Rome is already beginning to welcome the 115 voting cardinals, as well as many of the 91 cardinals who are already too old to vote but who will participate in the congregations prior to the conclave.
Individual cardinals who serve as bishops and archbishops are taking leave of their flocks — sometimes with a sense of humor, such as that of Cardinal Timothy Dolan, archbishop of New York, who blogged of his departure today with this request: “Please God, I’ll be home by Palm Sunday. Not a day will go by that I will not think of you here (in New York) with love, prayer and gratitude. If I’m in Rome longer, please send peanut butter. You can’t get it there.”
News attention, however, has sometimes been focused on a cardinal’s perceived worthiness to vote in the conclave, or lack thereof.
Cardinal Keith O’Brien, now the retired archbishop of St. Andrews and Edinburgh, Scotland, announced Monday his decision not to attend the conclave.
The cardinal’s 75th birthday is on St. Patrick’s Day, but the Pope accepted his retirement Monday. According to the Vatican spokesman, the Holy Father was informed of accusations recently leveled against the cardinal regarding inappropriate conduct with seminarians.
In a statement Monday, Cardinal O’Brien said, “I also ask God’s blessing on my brother Cardinals who will soon gather in Rome to elect his successor. I will not join them for this Conclave in person. I do not wish media attention in Rome to be focussed on me – but rather on Pope Benedict XVI and on his Successor. However, I will pray with them and for them that, enlightened by the Holy Spirit, they will make the correct choice for the future good of the Church.”
Media has also reported about those who want Cardinal Roger Mahony, the retired archbishop of Los Angeles, to exempt himself from the conclave.
At the end of January, reports were released detailing Cardinal Mahony’s handling of sex abuse cases in the archdiocese. Those reports resulted in a public response from the current archbishop of Los Angeles, José Gomez. “My predecessor, retired Cardinal Roger Mahony, has expressed his sorrow for his failure to fully protect young people entrusted to his care,” Archbishop Gomez wrote in a Jan. 31 statement. “Effective immediately, I have informed Cardinal Mahony that he will no longer have any administrative or public duties.”
However in a Feb. 15 letter to priests of the archdiocese, Archbishop Gomez voices his support for the cardinal’s participation in the conclave.
“Cardinal Mahony will be the senior American Cardinal among the 11 Cardinal Electors from this country. I am confident that Cardinal Mahony’s accomplishments and experience in the areas of immigration, social justice, sacred liturgy, and the role of the laity in the Church will serve the College of Cardinals well as it works to discern the will of the Holy Spirit in these deliberations that will lead to the election of our new Pope,” Archbishop Gomez wrote.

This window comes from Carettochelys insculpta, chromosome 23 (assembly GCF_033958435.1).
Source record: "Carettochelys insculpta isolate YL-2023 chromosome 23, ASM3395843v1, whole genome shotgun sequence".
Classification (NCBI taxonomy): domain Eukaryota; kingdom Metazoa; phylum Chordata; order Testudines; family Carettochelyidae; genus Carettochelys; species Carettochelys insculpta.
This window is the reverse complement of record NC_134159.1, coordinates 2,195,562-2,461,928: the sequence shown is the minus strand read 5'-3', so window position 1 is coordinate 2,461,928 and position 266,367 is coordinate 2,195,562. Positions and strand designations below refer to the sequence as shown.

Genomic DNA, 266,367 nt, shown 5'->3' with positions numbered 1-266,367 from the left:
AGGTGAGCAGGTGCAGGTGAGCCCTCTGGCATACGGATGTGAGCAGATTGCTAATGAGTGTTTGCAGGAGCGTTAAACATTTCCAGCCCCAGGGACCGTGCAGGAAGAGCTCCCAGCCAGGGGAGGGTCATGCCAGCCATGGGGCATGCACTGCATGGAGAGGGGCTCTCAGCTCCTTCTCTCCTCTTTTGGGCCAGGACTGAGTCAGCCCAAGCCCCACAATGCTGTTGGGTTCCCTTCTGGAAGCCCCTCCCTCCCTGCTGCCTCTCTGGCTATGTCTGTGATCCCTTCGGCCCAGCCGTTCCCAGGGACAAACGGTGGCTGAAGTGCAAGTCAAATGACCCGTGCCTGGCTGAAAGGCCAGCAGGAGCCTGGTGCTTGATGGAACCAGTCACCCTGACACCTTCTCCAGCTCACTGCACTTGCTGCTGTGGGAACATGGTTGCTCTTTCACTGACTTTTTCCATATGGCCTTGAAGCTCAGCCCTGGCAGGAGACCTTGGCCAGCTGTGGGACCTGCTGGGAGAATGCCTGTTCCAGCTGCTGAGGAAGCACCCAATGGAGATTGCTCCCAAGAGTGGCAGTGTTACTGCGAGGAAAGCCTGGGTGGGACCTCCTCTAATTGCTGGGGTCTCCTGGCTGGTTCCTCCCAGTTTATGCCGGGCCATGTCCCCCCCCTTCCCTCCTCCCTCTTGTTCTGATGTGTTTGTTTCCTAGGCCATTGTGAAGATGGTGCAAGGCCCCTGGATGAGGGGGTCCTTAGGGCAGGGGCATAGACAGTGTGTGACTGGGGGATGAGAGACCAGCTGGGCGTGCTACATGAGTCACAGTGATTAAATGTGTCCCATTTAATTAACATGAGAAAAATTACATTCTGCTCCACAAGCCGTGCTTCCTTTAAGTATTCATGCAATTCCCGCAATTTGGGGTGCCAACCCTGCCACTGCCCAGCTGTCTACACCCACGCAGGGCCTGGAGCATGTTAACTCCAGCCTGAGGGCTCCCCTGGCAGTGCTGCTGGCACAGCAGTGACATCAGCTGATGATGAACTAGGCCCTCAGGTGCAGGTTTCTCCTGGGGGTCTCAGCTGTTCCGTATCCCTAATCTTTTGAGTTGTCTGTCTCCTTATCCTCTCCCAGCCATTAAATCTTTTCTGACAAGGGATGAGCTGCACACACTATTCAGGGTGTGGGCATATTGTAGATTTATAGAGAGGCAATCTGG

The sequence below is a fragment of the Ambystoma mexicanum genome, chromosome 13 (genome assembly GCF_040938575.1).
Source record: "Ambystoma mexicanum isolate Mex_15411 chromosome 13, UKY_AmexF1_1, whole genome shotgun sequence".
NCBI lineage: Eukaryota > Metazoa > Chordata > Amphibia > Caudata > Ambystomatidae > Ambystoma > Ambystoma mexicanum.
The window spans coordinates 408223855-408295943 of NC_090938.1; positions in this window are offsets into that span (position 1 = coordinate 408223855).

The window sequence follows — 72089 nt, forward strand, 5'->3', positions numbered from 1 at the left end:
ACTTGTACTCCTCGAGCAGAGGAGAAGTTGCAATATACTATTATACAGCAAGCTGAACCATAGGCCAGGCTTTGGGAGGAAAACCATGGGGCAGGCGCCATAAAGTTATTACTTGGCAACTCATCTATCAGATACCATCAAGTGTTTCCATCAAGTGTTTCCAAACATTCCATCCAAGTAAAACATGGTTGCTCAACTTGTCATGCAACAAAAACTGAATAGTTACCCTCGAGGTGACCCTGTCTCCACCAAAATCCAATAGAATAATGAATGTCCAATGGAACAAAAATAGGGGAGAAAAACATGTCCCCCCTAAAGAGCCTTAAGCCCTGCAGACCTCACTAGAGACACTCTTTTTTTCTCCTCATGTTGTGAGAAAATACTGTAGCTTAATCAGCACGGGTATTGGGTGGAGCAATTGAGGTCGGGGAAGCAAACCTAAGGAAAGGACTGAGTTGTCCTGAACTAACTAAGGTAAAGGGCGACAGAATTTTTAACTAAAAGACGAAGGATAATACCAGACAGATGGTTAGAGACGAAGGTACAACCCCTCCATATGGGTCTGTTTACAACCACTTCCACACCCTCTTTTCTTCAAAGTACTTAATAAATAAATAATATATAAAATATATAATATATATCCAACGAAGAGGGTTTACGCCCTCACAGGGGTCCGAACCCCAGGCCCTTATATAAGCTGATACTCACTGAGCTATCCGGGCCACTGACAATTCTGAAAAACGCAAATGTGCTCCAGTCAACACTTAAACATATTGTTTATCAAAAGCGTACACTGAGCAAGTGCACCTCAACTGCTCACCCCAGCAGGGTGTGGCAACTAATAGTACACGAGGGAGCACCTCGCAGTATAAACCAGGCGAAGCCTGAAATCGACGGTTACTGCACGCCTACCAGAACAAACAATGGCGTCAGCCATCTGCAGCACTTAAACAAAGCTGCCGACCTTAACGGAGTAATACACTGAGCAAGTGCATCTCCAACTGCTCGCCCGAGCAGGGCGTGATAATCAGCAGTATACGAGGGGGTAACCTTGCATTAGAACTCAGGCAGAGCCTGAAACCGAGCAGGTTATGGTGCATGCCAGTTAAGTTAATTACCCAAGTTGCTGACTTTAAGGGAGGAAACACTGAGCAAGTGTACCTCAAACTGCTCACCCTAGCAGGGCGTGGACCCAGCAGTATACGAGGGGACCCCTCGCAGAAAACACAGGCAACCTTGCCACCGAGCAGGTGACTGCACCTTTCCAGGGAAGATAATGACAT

He went on to clarify that Cardinal Mahony is a bishop in good standing in the archdiocese, though he has no administrative assignments.
“Having been promoted to the dignity of Cardinal, Cardinal Mahony has all of the prerogatives and privileges of his standing as a Cardinal of the Roman Catholic Church,” the archbishop stated. And he concluded with a request to “pray for Cardinal Mahony as he fulfills this sacred duty as Cardinal Elector.”
The Associated Press reported today that another American cardinal, William Levada, commented at a talk at a seminary today that Cardinal Mahony should participate in the election.
Dr. Matthew Bunson, general editor of Our Sunday Visitor’s Catholic Almanac and a professor of Church History at the Catholic Distance University in Virginia, explained to ZENIT that cardinals are traditionally obligated to participate in a conclave “unless they are impeded by reasons of health or insurmountable obstacles to their attendance.”
In fact, Julius Riyadi Darmaatmadja, the 78-year-old retired archbishop of Jakarta, Indonesia, has announced that his health will impede him from participating in the conclave. (So far, only Cardinals Darmaatmadja and O’Brien have announced that they won’t participate, which brings the number of electors to 115).
Bunson noted that “in the past, some Cardinals did not set out for Rome from distant locations as they were aware that the distances were too great for them to arrive in time to enter the Sistine Chapel.”
Regarding situations such as that of scandal, Bunson observed, “Under certain circumstances, it is not inappropriate for a Cardinal to decline to attend a conclave if his presence would be the source of dismay or undue distraction. This was clearly the decision made by Cardinal O’Brien of St. Andrews and Edinburgh.”
“Ultimately,” Bunson added, “the decision is one that each Cardinal must make in good conscience and subject to the approval of the Holy Father.”